An XL Bully owner joined thousands in London to protest against the government’s proposals to ban the dogs.
Michelle West, of Napier Road, Northfleet, joined the rally outside Westminster today with placards stating “Stop bullying our breed”.
The 38-year-old took to the streets just after midday as the demonstration marched from outside parliament through the streets ending up at Nelson’s column in Trafalgar Square.
Videos from the event show thousands of XL Bully owners holding signs and chanting.
Michelle, who has a two-year-old XL Bully Ozzie, said: “It was a very good turnout. It was peaceful and there were a lot of people with their empty leads as a statement. There was a lot of families.
“There was a lot of support from the public who were joining in as we passed and drivers beeping.
“I think we got the point across. The majority of bullies are family dogs. In every group, you get a bad egg, but 99.9% of bullies are loved.
“It is the minority who are giving the majority a bad reputation. My point is banning the breed will not work, regulations are needed instead.”
The American XL bully dog breed will be banned by the end of the year after a spate of attacks, Prime Minister Rishi Sunak has confirmed, calling the dog a “danger to our communities, particularly our children”.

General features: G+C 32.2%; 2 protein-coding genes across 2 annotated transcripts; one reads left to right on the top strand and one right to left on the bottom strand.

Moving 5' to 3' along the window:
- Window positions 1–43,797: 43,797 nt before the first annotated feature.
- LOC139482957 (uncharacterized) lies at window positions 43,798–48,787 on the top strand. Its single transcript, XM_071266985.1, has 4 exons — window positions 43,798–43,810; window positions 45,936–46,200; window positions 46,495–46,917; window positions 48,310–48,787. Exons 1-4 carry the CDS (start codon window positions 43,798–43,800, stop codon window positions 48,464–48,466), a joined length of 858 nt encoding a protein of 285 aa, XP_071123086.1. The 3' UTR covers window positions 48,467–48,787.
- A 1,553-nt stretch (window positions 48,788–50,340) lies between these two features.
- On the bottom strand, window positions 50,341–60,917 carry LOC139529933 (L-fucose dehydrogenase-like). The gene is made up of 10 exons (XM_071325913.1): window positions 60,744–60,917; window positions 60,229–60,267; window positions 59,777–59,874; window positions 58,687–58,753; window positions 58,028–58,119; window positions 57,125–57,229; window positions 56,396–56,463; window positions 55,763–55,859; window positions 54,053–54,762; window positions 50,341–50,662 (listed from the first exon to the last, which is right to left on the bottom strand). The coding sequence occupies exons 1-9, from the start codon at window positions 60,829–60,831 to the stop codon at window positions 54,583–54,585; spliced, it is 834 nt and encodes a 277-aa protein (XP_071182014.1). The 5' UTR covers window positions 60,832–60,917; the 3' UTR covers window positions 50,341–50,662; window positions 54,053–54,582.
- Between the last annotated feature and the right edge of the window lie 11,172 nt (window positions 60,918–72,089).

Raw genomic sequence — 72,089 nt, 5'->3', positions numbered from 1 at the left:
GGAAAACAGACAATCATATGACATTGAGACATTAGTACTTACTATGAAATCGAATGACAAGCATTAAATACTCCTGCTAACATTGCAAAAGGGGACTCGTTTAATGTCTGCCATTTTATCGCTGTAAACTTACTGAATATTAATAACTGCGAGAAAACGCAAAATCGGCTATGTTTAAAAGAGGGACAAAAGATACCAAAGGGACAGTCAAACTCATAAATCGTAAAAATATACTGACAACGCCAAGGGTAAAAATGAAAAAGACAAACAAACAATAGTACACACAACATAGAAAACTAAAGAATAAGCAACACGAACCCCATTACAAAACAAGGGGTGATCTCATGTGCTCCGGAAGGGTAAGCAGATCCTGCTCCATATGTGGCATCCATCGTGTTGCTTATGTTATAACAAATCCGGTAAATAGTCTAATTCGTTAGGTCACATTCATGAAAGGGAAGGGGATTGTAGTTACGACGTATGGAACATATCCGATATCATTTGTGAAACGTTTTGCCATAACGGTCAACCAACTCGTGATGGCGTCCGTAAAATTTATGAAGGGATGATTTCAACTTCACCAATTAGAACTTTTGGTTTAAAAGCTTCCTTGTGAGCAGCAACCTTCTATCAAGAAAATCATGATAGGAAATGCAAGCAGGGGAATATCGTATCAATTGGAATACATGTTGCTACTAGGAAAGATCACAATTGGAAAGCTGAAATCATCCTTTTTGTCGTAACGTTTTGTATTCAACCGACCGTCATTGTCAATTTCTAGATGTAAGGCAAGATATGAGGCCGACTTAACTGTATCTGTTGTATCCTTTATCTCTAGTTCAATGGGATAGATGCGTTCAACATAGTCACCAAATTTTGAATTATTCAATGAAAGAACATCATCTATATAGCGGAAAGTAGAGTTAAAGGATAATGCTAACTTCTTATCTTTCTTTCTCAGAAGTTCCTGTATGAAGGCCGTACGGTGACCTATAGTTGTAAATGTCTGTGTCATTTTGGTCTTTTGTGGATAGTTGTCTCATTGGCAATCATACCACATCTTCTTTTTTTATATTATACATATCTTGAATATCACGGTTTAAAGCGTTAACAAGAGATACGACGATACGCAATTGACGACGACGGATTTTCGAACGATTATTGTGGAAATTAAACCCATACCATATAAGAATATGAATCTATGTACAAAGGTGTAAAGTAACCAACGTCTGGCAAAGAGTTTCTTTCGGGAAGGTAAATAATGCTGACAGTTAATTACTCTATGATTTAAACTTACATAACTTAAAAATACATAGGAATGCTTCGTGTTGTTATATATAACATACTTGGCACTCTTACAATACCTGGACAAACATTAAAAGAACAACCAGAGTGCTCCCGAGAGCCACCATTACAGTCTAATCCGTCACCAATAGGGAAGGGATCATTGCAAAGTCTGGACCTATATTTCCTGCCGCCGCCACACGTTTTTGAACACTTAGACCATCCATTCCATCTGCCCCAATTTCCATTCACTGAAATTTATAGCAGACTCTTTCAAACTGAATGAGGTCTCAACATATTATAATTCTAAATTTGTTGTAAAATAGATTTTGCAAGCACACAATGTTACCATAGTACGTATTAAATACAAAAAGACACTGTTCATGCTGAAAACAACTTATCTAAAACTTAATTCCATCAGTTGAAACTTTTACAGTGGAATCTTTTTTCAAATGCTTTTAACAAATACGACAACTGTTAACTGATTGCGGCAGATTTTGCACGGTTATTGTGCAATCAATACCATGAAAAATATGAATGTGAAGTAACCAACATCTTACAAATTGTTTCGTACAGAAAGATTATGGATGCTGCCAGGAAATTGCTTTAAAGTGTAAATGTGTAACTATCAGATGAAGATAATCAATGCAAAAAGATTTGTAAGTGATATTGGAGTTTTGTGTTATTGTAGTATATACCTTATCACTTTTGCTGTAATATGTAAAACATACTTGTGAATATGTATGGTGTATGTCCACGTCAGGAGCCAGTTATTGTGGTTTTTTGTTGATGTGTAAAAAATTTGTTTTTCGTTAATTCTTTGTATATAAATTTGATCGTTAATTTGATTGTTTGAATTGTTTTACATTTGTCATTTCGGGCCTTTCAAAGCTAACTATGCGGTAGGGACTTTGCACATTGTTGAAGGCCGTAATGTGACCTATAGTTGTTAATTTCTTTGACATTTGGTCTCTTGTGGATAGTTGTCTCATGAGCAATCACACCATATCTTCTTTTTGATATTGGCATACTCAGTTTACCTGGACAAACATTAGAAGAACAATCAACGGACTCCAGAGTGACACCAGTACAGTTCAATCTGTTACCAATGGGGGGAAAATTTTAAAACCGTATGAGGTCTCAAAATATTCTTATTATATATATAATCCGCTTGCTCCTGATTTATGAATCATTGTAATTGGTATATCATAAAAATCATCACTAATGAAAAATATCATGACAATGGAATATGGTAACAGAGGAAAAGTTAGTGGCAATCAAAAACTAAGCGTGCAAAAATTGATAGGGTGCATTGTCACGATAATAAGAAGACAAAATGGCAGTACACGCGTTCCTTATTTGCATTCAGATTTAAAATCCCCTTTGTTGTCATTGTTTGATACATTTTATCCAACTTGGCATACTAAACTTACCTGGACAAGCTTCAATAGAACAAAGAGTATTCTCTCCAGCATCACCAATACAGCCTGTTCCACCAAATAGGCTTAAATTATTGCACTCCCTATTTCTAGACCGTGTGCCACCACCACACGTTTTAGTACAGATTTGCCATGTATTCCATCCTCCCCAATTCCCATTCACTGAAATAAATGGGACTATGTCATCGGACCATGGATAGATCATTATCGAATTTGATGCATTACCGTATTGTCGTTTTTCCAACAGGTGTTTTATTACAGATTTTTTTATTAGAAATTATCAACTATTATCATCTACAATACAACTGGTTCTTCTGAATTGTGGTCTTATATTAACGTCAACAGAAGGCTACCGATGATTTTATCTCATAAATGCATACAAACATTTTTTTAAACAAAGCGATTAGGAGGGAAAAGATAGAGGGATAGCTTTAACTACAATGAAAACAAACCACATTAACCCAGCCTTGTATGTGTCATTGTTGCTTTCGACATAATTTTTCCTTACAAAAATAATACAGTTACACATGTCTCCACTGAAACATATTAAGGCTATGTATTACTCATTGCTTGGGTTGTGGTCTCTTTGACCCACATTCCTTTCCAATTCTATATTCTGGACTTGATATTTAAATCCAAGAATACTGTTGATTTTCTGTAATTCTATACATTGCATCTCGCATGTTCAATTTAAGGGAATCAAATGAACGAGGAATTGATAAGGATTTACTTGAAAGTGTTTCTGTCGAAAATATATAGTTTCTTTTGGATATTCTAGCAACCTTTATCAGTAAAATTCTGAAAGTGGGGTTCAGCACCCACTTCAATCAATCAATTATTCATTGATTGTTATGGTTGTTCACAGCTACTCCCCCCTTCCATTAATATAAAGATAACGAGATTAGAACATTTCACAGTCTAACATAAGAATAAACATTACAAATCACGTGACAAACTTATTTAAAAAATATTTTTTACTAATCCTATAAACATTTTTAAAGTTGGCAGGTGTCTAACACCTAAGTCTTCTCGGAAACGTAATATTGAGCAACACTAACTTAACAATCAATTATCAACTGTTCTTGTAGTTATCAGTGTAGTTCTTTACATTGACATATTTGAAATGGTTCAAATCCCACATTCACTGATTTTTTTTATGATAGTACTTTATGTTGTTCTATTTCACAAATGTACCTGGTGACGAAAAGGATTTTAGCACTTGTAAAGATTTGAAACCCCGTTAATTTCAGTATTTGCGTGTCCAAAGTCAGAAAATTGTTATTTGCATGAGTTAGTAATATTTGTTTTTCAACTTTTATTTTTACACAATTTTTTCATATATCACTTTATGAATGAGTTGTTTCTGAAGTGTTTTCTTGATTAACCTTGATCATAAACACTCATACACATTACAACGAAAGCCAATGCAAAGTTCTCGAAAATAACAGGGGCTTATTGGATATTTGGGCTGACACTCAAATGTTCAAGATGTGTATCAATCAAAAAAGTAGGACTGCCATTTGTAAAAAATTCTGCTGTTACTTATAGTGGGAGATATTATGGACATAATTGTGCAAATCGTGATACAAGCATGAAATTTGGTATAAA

It follows a series of recent attacks – including a man who was killed in Staffordshire earlier this month.
The day before demonstrators turned out a man was taken to hospital after being bitten by a suspected American XL bully dog in a south London park.
The victim, in 40s, was attacked in Pasley Park, Walworth, shortly after 6pm on Friday and was taken to hospital suffering injuries to his arm, the Metropolitan Police said.
Police say they are investigating and no arrests have been made.
Meanwhile Prime Minister Rishi Sunak has said he has tasked ministers with working with police and experts to define the breed “with a view to outlawing it”.
Ahead of the demo, Michelle told KentOnline: “People need to take responsibility for their dog. They are blaming the wrong end of the lead.
“It is about educating and regulating the people, not the breed. I would happily take an assessment and pay to have a licence if it means protecting the breed.”
The assistant accountant believes it is the owners who are to blame for so-called dangerous dogs and wants laws to require owners to need a licence to own any dog.
Since the impending ban an animal shelter has told Kent Online it has been inundated with requests to rehome XL Bully dogs, with some owners saying they’ll put their pets down if they can’t get help.
But Large Breed Dog Rescue, based in Greenhithe, urged people “not to panic” after receiving an influx in the number of calls following news the American XL Bully is set to be banned by the end of the year
It would be the first breed to be banned since the Dangerous Dogs Act was introduced in 1991.